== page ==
David Kahn spent most of last week in Spain meeting with Rubio and his people. Everyone has been really quiet since then, which could either be a good thing or a bad thing. David Stern is sending a team of league salary cap officers over this week to iron some more stuff. Again, could be good, could be bad.
Down to three, according to most sources. There may be an announcement by the end of this week. The next Wolves head coach will most likely be Kurt Rambis (Lakers Assistant), Mark Jackson (Analyst) or Elston Turner (Rockets Assistant). All three have pros and I'd have a hard time criticizing any of them right off the bat, as I don't know enough about them. I have heard that Kahn's philosophy on head coaches is to get a guy the players like and will play for, which explains the Rambis and Jackson factors. Assistants can handle the technicalities but a head coach needs to get through to the players over the course of an 82 game schedule.
Posted on: July 21, 2009 12:05 am
Edited on: July 21, 2009 12:18 am
Mandatory Rubio Allotment
David Kahn is currently in Spain doing God knows what to convince DKV to free Rubio. For that to happen they'll need to lower their buyout demands. I continue to predict, as I have all along, that Ricky Rubio will play for the Timberwolves this season. I base this prediction on info I've pulled from various sources that has successfully passed my common sense filter. A week or so ago Chad Ford (ESPN toolbox/douche bag hybrid) had to swallow his pride and go back on all of his erroneous 'Rubio wants to play in New York' reporting and break the verified news that Rubio's camp has no problem whatsoever playing in Minnesota. In fact, they were very open to the idea. The problem from the beginning was that when Rubio fell to #5 he lost out on contract money that would have helped with the buyout.
The course of events over the past two weeks has made it look increasingly clear that Rubio is on his way. First, Dan Fegan, Rubio's agent, flew to Las Vegas to meet with Kahn and Glen Taylor. Then Kahn announced he was flying to Spain to meet with Rubio and his people. Then Rubio dropped his lawsuit against his Spainish team, DKV (this was a stipulation before they would agree to negotiate his buyout). You could even look at today's trade of Sebastian Telfair as further evidence the Timberwolves are clearing a path for the kid's arrival.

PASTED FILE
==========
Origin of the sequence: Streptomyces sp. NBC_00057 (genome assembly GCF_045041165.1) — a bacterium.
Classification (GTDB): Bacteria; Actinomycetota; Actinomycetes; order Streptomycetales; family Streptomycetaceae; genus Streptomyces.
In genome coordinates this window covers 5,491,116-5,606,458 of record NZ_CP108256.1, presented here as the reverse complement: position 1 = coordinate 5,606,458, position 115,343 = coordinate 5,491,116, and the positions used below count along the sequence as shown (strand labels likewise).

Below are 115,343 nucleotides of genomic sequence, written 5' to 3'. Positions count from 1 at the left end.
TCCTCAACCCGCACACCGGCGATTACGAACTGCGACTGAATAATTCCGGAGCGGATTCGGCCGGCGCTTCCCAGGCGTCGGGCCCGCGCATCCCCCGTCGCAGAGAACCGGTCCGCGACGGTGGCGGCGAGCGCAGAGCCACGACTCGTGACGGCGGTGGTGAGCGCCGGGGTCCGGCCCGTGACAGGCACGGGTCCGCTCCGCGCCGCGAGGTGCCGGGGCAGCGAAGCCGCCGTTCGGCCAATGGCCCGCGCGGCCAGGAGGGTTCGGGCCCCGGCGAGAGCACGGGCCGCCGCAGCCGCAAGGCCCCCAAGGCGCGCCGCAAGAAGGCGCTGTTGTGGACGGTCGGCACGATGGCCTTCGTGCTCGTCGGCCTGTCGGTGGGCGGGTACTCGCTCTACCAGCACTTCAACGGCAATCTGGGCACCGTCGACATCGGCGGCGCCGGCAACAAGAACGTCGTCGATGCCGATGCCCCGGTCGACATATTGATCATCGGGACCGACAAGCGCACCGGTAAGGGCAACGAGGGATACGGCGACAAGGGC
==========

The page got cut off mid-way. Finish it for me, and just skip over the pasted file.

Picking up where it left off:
The word is Kahn went to Spain loaded with creative "solutions" in order to accelerate the process. One such solution is the Timberwolves organization becoming long term business affiliates with DKV. This would be in the form of publicity, annual scrimmages, off-season camps and other money generating arrangements. In theory, this partnership would effectively be worth a few million dollars and placate DKV enough to lower Rubio's buyout and at the same time get by the NBA's limit on buyout money, which is a measley $500,000. Now before visions of Joe Smith dance into your head, rest assured that this is totally legal and has been done before. The Houston Rockets, for example, poured all sorts of money into Yao Ming's Chinese team in a similar fashion.
One theory I like is centered around the drafting of 2nd round pick, Henk Norel. Who, you ask? Exactly. He's some marginal talent who shockingly no draft expert had going in the actual draft this year. Yet the Wolves mysteriously took him in the 2nd round. During the McHale era one could have simply shrugged this off as another McHale blunder but what we're coming to realize in the current era is that Kahn actually plots and schemes and plans stuff out in advance. A novel concept. Norel happens to also play for DKV and is a good friend of Rubio. Not only could the prospect of playing with a friend ease the transition to the NBA for an 18 year old kid but the Wolves could also buyout Norel for the max $500,000 although he's probably worth more like $500. That way DKV gets a cool million towards the buyout effort even though the money technically came from two different buyouts. Stay tuned.
Still ongoing. Rumors have the pool down to former point guard and current analyst, Mark Jackson (makes sense because of his connections to Kahn when they were both with Indiana and hiring a former PG to mentor Rubio and Flynn would be ideal), current Rockets assistant Elston Turner who is partially credited for Houston's potent offense, and current Lakers assistant Kurt Rambis (check it - http://thesportshernia.typepad.com/